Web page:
King Kong was released in 1933 and was directed by Ernest B. Shoedsack and Merian C. Cooper. The film tells the story of a filmmaker, Carl Denham, who hires a girl, Ann Darrow, and takes her to a mysterious Island for the filming of his movie. While the story tells the tale of a Beast it is done in such a way that the beast is not seen as inherently evil, instead seen more 'as a creature that in its own way wants to do the right thing' (Ebert, 2002).
|Figure 1: Movie Poster|
The film being made in the 1930's is evident in a lot of the events that transpire, one that springs to mind being the depiction of the natives in the island scenes (see fig 2). Ebert writes that 'viewers will shift uneasily in their seats during the stereotyping of the islanders in a scene where a bride is to be sacrificed to Kong' (Ebert, 2002). The film has a clear underlying reference to slavery, as shown through the capture and further exhibition of Kong (see fig 3). The character of Ann Darrow is also a project of it's time as she is depicted as a damsel in distress for the majority of the movie and being saved by one of the men that previously insulted her.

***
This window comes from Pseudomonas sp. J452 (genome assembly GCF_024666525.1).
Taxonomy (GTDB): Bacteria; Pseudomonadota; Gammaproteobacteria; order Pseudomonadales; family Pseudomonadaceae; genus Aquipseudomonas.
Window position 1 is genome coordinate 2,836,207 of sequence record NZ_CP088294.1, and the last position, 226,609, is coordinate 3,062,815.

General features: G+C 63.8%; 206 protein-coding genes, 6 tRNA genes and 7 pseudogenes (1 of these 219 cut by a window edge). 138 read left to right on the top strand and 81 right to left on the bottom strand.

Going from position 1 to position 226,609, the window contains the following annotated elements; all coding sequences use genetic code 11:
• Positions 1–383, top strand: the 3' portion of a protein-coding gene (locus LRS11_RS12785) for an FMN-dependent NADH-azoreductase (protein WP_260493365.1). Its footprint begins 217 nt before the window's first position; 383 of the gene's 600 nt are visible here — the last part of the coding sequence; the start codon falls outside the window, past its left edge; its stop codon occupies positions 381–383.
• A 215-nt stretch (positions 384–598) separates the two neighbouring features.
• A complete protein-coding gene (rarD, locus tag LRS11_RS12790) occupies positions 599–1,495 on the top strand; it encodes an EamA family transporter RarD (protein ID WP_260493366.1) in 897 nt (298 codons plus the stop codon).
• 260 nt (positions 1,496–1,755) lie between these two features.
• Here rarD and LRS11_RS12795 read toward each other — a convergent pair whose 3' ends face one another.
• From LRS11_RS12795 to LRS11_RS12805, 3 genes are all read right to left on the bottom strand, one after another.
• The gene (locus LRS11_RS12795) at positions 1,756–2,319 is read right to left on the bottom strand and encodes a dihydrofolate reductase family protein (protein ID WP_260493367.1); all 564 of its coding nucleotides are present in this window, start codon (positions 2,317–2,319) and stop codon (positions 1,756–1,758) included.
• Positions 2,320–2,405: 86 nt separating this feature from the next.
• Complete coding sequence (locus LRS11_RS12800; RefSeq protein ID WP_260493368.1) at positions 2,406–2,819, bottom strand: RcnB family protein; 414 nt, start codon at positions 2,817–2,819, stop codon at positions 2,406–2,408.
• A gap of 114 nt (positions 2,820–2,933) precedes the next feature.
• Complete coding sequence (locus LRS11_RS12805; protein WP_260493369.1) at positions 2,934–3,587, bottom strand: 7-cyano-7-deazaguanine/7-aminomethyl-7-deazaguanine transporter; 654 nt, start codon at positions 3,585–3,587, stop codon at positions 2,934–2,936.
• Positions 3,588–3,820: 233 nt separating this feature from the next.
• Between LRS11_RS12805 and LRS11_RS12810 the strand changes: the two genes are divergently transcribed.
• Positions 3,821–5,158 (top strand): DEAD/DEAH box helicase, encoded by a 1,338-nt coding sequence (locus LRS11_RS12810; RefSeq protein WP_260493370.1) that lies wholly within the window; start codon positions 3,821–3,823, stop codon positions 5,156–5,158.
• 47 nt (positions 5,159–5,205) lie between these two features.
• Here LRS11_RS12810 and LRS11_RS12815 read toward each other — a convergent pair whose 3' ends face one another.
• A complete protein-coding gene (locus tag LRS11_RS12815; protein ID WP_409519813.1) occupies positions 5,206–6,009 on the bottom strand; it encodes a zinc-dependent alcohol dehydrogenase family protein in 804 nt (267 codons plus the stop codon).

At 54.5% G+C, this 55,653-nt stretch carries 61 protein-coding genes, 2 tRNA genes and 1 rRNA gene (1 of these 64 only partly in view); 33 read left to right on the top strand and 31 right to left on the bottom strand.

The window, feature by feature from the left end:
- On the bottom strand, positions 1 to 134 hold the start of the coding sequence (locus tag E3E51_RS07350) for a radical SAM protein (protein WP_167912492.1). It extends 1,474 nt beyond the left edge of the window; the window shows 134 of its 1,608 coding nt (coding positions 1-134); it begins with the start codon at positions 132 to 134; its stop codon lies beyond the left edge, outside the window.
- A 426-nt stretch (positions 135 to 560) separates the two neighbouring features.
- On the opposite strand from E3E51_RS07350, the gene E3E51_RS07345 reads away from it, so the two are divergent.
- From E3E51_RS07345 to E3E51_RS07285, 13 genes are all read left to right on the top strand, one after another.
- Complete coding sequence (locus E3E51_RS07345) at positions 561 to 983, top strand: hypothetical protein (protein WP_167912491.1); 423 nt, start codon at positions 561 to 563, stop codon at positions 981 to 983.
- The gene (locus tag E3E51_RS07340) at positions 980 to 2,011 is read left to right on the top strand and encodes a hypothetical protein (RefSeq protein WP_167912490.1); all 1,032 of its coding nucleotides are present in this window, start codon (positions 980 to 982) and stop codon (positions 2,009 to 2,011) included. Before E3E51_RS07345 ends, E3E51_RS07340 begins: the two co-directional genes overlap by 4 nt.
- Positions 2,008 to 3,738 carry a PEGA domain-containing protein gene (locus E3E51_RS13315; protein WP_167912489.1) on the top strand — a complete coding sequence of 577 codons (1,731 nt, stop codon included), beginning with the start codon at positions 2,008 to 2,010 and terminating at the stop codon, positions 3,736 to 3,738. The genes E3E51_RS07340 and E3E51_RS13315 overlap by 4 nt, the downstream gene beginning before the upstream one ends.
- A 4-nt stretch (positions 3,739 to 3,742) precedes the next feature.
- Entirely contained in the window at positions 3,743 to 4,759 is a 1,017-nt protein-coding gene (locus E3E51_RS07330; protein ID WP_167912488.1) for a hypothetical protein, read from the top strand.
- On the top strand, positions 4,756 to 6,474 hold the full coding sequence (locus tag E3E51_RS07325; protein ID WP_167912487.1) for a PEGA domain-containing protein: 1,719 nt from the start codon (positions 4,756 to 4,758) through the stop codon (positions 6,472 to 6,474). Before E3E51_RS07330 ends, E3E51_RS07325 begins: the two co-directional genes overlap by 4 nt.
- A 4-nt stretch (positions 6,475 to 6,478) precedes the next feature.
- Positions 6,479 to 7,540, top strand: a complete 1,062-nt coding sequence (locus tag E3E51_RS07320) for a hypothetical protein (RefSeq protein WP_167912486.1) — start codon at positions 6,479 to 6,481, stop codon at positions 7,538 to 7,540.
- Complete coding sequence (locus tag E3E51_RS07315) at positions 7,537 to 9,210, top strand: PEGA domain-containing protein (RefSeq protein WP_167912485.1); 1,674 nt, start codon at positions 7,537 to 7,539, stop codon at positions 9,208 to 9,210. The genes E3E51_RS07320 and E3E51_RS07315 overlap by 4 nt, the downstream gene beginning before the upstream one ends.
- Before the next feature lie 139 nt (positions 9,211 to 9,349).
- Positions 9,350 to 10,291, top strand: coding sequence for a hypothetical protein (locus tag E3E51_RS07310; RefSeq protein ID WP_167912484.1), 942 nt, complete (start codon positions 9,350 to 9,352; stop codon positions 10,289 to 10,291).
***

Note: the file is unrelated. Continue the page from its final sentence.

|Figure 2: The Islanders|
|Figure 3: King Kong Captured|
The film itself is very influential, featuring special effects that were new for their time as well as a soundtrack featuring music specifically for each character and scene. The music is used to enhance the emotions for each scene, using suspenseful music to build suspense and calmer music to let the audience know when things are calmer. The films use of 'A gripping and fitting musical score and some impressive sound effects rate with the scenery and mechanism in providing "Kong" with its technical excellence' (Bigelow, 1933).
Ebert, R. (2002) King Kong Review:
Bigelow, J. (1933) King Kong Review: